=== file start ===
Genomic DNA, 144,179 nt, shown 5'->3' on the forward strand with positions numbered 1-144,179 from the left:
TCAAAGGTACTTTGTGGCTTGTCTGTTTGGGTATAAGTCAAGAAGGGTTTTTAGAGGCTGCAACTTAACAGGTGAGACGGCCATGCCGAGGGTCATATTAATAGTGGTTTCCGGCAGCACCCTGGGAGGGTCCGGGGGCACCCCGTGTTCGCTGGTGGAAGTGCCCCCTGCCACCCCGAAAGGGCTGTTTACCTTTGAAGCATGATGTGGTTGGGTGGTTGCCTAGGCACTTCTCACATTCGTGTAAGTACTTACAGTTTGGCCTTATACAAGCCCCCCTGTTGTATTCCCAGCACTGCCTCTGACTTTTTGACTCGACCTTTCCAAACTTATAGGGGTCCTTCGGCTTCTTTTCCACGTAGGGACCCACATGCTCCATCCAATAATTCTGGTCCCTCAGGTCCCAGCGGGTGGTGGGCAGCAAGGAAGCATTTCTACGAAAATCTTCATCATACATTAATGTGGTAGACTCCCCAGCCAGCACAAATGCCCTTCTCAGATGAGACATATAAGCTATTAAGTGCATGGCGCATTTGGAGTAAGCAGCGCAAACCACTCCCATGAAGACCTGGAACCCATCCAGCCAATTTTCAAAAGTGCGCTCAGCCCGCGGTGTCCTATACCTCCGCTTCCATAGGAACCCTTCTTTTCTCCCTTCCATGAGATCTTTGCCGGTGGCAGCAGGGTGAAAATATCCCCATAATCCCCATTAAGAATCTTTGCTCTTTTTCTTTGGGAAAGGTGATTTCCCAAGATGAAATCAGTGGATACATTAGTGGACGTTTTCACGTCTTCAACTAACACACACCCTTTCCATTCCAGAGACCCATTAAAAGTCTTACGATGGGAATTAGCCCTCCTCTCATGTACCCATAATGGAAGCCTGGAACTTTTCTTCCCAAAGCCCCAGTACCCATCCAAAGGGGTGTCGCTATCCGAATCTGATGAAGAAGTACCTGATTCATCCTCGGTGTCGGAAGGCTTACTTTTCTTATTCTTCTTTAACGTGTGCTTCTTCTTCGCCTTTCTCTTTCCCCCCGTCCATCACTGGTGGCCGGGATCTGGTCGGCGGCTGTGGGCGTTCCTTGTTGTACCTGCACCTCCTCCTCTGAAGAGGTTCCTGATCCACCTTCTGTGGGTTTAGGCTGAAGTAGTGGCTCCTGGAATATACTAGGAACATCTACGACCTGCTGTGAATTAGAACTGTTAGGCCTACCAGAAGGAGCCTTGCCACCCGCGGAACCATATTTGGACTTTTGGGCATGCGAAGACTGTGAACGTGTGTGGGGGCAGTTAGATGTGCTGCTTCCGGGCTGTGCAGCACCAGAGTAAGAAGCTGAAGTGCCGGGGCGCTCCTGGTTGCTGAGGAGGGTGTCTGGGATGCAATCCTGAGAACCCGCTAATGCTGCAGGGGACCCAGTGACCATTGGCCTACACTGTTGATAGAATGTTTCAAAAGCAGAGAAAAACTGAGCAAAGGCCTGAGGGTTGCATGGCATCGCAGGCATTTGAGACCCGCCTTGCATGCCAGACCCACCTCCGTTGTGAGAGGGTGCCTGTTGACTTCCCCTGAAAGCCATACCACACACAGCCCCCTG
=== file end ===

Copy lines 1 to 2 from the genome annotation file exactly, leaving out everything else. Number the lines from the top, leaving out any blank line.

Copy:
Genomic DNA, 144,179 nt, shown 5'->3' on the forward strand with positions numbered 1-144,179 from the left:
TCAAAGGTACTTTGTGGCTTGTCTGTTTGGGTATAAGTCAAGAAGGGTTTTTAGAGGCTGCAACTTAACAGGTGAGACGGCCATGCCGAGGGTCATATTAATAGTGGTTTCCGGCAGCACCCTGGGAGGGTCCGGGGGCACCCCGTGTTCGCTGGTGGAAGTGCCCCCTGCCACCCCGAAAGGGCTGTTTACCTTTGAAGCATGATGTGGTTGGGTGGTTGCCTAGGCACTTCTCACATTCGTGTAAGTACTTACAGTTTGGCCTTATACAAGCCCCCCTGTTGTATTCCCAGCACTGCCTCTGACTTTTTGACTCGACCTTTCCAAACTTATAGGGGTCCTTCGGCTTCTTTTCCACGTAGGGACCCACATGCTCCATCCAATAATTCTGGTCCCTCAGGTCCCAGCGGGTGGTGGGCAGCAAGGAAGCATTTCTACGAAAATCTTCATCATACATTAATGTGGTAGACTCCCCAGCCAGCACAAATGCCCTTCTCAGATGAGACATATAAGCTATTAAGTGCATGGCGCATTTGGAGTAAGCAGCGCAAACCACTCCCATGAAGACCTGGAACCCATCCAGCCAATTTTCAAAAGTGCGCTCAGCCCGCGGTGTCCTATACCTCCGCTTCCATAGGAACCCTTCTTTTCTCCCTTCCATGAGATCTTTGCCGGTGGCAGCAGGGTGAAAATATCCCCATAATCCCCATTAAGAATCTTTGCTCTTTTTCTTTGGGAAAGGTGATTTCCCAAGATGAAATCAGTGGATACATTAGTGGACGTTTTCACGTCTTCAACTAACACACACCCTTTCCATTCCAGAGACCCATTAAAAGTCTTACGATGGGAATTAGCCCTCCTCTCATGTACCCATAATGGAAGCCTGGAACTTTTCTTCCCAAAGCCCCAGTACCCATCCAAAGGGGTGTCGCTATCCGAATCTGATGAAGAAGTACCTGATTCATCCTCGGTGTCGGAAGGCTTACTTTTCTTATTCTTCTTTAACGTGTGCTTCTTCTTCGCCTTTCTCTTTCCCCCCGTCCATCACTGGTGGCCGGGATCTGGTCGGCGGCTGTGGGCGTTCCTTGTTGTACCTGCACCTCCTCCTCTGAAGAGGTTCCTGATCCACCTTCTGTGGGTTTAGGCTGAAGTAGTGGCTCCTGGAATATACTAGGAACATCTACGACCTGCTGTGAATTAGAACTGTTAGGCCTACCAGAAGGAGCCTTGCCACCCGCGGAACCATATTTGGACTTTTGGGCATGCGAAGACTGTGAACGTGTGTGGGGGCAGTTAGATGTGCTGCTTCCGGGCTGTGCAGCACCAGAGTAAGAAGCTGAAGTGCCGGGGCGCTCCTGGTTGCTGAGGAGGGTGTCTGGGATGCAATCCTGAGAACCCGCTAATGCTGCAGGGGACCCAGTGACCATTGGCCTACACTGTTGATAGAATGTTTCAAAAGCAGAGAAAAACTGAGCAAAGGCCTGAGGGTTGCATGGCATCGCAGGCATTTGAGACCCGCCTTGCATGCCAGACCCACCTCCGTTGTGAGAGGGTGCCTGTTGACTTCCCCTGAAAGCCATACCACACACAGCCCCCTG